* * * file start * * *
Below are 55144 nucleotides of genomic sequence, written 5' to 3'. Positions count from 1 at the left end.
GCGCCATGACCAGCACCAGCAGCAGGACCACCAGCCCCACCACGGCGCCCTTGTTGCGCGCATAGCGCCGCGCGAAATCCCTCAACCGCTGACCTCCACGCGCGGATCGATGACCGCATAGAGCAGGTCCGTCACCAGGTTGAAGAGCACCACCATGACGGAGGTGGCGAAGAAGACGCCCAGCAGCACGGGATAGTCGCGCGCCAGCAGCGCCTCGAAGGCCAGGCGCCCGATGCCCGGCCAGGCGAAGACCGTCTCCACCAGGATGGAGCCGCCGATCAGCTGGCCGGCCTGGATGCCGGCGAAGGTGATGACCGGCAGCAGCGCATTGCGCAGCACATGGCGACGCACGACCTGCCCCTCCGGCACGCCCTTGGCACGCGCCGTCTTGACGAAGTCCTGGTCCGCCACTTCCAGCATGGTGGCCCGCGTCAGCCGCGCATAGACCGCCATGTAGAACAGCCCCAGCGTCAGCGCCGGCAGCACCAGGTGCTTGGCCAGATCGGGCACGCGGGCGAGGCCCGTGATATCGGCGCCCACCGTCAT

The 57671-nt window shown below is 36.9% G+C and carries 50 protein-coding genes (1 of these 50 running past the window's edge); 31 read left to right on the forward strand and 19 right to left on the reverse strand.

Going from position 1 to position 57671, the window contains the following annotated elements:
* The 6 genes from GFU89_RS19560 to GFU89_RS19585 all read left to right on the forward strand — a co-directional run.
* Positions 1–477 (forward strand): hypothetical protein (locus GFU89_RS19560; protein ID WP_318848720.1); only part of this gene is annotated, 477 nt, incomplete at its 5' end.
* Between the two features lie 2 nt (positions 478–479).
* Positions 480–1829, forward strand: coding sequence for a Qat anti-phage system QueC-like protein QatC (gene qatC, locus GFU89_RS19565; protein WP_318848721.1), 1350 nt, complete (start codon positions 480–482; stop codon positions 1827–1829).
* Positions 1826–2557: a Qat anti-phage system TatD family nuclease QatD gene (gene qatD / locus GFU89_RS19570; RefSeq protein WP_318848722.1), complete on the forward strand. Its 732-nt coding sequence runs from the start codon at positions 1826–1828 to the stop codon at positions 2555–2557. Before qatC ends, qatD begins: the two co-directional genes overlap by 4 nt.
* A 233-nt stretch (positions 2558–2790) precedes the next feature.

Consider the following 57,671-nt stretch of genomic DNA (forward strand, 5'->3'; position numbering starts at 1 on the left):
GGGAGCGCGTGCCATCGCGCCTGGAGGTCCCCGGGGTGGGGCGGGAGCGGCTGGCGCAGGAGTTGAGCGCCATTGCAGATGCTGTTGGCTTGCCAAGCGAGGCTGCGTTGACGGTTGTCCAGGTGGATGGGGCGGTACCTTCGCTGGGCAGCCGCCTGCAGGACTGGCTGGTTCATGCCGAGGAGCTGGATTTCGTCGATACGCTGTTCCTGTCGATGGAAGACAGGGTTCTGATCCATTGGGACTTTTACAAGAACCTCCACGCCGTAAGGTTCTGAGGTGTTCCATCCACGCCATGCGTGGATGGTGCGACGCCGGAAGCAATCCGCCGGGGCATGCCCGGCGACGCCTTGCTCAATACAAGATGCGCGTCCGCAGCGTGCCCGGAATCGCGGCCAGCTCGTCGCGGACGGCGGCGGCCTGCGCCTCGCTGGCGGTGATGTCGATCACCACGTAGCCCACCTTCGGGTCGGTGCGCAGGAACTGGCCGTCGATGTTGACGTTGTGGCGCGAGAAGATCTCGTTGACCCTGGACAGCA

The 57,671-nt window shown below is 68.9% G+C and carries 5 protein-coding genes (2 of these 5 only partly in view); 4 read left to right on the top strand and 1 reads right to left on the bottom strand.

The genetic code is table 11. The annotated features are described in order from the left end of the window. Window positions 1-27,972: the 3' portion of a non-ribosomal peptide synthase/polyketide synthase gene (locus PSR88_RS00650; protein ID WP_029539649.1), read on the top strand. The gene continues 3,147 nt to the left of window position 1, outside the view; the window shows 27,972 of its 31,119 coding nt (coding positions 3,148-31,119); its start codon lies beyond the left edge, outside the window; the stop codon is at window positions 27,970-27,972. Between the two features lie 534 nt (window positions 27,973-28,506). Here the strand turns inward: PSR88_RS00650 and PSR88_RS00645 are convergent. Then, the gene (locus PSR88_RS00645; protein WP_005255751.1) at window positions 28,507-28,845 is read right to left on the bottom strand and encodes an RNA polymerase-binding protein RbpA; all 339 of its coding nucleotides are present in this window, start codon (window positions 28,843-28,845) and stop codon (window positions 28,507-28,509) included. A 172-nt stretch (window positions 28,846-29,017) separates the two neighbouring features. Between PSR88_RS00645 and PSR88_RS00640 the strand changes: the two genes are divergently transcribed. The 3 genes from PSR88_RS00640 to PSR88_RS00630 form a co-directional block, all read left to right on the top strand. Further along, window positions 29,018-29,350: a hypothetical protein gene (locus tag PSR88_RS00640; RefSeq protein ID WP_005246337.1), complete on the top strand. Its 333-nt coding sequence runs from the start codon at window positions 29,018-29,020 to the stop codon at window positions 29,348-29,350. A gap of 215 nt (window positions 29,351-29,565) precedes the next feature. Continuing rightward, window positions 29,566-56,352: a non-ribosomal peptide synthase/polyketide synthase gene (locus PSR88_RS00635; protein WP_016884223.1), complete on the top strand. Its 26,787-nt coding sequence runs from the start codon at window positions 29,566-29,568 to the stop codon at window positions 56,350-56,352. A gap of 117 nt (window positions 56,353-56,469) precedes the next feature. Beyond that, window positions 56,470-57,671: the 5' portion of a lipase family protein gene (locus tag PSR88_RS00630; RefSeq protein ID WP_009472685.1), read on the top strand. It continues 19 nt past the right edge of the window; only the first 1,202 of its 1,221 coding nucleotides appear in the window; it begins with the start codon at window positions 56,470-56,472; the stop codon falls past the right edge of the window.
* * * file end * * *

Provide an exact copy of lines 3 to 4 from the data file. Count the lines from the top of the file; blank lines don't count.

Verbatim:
The 57671-nt window shown below is 36.9% G+C and carries 50 protein-coding genes (1 of these 50 running past the window's edge); 31 read left to right on the forward strand and 19 right to left on the reverse strand.

Going from position 1 to position 57671, the window contains the following annotated elements: